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Recognition of indigenous water values in Australia's Northern Territory: current progress and ongoing challenges for social justice in water planning

Planning Theory & Practice journal
TitleRecognition of indigenous water values in Australia's Northern Territory: current progress and ongoing challenges for social justice in water planning
Publication TypeJournal Article
Year of Publication2013
AuthorsJackson, S, Barber, M
JournalPlanning Theory & Practice
Date Published10/2013
ISSN1464-9357 (Print), 1470-000X (Online)
Keywordscustomary water governance; indigenous rights; indigenous water values; Roper River; water justice; water planning
Abstract

This paper details indigenous Australian water values and interests, highlights progress towards improved distributive outcomes from water planning and analyses the remaining challenges in meeting indigenous aspirations for cultural recognition. It describes the significance of water to indigenous people living in the Roper River area of Australia’s Northern Territory, reports on innovations in water allocation planning processes aimed at accommodating that significance, and analyses the implications of this case study for water planning generally. We describe rich cultural and historical connections with water places, protocols governing human conduct towards water, custodial assertions regarding the need for “water for the country”, distinctive values relating to riparian vegetation, and claims of ownership and economic rights in contemporary water allocations. Current water planning objectives such as sustainable development, protection for groundwater-dependent ecosystems, and protection of indigenous values accord with contemporary indigenous perspectives in the Roper, and in a national first, the local water plan specifically proposes reserving a significant water allocation for commercial use by indigenous people. Yet that allocation is seen as unjust from a local perspective, and further analysis demonstrates a range of other limitations: the scale and boundedness of the demarcated plan area, the neglect of riparian vegetation management, insufficient resourcing of local indigenous capacity, mismatches in planning and local governance structures, and the broader question of whether a rationalist planning process can simultaneously advance indigenous claims for recognition, equity in distributions and parity in participation.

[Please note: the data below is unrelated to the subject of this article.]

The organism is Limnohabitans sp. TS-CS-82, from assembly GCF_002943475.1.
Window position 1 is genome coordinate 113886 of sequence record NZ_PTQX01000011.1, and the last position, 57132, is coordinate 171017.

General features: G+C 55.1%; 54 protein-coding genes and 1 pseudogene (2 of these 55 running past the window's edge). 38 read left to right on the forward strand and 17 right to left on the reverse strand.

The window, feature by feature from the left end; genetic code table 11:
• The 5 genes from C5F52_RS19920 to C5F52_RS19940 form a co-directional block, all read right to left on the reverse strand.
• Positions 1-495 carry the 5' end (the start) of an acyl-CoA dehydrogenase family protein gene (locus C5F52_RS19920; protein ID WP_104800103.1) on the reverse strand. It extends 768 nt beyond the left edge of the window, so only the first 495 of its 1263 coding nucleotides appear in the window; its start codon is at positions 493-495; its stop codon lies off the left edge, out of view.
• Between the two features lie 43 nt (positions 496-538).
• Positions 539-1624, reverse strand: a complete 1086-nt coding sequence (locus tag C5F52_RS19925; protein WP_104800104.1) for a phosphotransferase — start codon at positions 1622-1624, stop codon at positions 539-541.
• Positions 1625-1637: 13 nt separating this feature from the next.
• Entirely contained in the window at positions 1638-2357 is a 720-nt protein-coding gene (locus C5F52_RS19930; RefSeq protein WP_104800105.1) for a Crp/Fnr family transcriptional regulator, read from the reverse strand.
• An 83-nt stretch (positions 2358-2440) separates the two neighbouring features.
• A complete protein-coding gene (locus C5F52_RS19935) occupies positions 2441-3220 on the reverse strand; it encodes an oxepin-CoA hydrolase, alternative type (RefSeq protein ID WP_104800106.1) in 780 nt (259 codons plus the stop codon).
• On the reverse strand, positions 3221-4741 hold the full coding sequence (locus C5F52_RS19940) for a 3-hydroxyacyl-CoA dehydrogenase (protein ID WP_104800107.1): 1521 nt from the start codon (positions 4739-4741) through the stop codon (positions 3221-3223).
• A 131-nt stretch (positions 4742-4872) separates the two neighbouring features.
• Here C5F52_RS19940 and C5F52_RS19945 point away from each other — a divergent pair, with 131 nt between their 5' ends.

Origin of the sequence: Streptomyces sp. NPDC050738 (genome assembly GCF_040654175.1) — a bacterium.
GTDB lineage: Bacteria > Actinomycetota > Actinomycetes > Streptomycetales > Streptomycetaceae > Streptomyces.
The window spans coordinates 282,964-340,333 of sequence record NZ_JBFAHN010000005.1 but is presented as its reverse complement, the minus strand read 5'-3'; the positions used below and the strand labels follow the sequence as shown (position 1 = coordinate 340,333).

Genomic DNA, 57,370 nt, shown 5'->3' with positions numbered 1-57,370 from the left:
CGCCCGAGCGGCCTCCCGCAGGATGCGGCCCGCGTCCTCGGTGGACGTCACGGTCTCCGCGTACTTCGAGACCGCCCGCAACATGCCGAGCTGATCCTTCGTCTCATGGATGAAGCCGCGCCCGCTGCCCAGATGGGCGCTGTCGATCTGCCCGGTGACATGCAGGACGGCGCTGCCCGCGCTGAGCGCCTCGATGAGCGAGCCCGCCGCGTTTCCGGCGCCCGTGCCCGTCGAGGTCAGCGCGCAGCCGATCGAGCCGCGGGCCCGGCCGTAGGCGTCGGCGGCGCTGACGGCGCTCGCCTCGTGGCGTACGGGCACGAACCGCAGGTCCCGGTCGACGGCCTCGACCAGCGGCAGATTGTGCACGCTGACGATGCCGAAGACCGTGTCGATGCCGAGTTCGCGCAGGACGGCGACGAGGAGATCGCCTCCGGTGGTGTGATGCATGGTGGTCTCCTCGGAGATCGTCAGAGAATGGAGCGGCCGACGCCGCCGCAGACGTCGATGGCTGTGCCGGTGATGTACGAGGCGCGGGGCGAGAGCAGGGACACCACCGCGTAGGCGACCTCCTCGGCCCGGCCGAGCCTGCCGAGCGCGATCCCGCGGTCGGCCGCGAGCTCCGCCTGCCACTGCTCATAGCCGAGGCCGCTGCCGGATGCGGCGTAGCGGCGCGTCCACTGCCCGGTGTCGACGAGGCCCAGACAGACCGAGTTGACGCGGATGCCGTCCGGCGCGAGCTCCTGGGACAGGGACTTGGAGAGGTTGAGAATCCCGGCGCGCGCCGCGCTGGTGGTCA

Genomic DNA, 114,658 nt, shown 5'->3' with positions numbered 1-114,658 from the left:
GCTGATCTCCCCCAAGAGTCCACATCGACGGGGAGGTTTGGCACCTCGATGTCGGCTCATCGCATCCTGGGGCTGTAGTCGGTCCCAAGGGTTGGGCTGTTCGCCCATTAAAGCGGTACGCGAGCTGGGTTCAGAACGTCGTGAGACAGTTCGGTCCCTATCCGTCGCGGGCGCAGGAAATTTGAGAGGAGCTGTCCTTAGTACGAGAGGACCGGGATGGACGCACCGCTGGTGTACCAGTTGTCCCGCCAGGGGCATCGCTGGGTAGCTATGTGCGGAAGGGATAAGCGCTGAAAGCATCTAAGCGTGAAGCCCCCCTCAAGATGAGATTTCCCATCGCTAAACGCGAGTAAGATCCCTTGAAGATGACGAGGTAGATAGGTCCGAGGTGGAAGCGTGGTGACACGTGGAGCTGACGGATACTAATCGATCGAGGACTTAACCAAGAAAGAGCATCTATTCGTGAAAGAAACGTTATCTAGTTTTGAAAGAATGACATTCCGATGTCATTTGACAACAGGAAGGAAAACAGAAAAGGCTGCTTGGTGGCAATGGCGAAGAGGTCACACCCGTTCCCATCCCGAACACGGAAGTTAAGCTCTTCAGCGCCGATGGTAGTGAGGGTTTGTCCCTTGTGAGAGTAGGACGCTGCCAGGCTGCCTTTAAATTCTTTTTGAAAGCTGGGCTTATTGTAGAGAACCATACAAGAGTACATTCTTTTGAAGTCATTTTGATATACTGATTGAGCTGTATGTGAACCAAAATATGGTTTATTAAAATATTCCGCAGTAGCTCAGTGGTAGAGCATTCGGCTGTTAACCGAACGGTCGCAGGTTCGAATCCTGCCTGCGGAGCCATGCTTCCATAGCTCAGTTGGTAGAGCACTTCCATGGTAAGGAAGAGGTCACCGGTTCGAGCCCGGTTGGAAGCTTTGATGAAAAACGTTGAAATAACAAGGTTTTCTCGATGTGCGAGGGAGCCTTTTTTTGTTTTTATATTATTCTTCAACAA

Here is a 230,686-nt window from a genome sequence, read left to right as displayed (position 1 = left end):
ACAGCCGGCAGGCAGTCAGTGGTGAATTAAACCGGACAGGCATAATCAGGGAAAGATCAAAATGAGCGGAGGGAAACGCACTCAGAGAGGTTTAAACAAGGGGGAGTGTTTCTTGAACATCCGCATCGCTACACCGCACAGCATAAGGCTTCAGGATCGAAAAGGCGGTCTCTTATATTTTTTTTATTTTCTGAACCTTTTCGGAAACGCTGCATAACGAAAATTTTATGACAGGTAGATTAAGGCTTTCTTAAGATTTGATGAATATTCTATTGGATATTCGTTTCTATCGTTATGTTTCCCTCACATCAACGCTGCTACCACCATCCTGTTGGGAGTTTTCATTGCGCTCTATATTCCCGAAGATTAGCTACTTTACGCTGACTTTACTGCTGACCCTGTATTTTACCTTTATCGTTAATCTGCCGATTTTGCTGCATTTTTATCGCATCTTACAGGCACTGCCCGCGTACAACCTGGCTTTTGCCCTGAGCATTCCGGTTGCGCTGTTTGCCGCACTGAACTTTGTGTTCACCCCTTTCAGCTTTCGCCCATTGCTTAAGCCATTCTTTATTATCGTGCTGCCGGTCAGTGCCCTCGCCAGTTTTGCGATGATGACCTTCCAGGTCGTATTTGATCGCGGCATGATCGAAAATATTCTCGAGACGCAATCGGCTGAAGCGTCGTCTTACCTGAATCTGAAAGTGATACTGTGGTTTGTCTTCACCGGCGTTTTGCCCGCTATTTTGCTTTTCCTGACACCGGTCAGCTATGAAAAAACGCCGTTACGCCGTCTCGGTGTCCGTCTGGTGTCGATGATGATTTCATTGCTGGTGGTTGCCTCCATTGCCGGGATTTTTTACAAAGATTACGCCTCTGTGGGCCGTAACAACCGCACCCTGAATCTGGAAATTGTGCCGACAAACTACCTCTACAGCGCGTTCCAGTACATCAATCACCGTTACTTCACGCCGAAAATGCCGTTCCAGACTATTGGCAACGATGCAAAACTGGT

DOI10.1080/14649357.2013.845684
GeoTerm: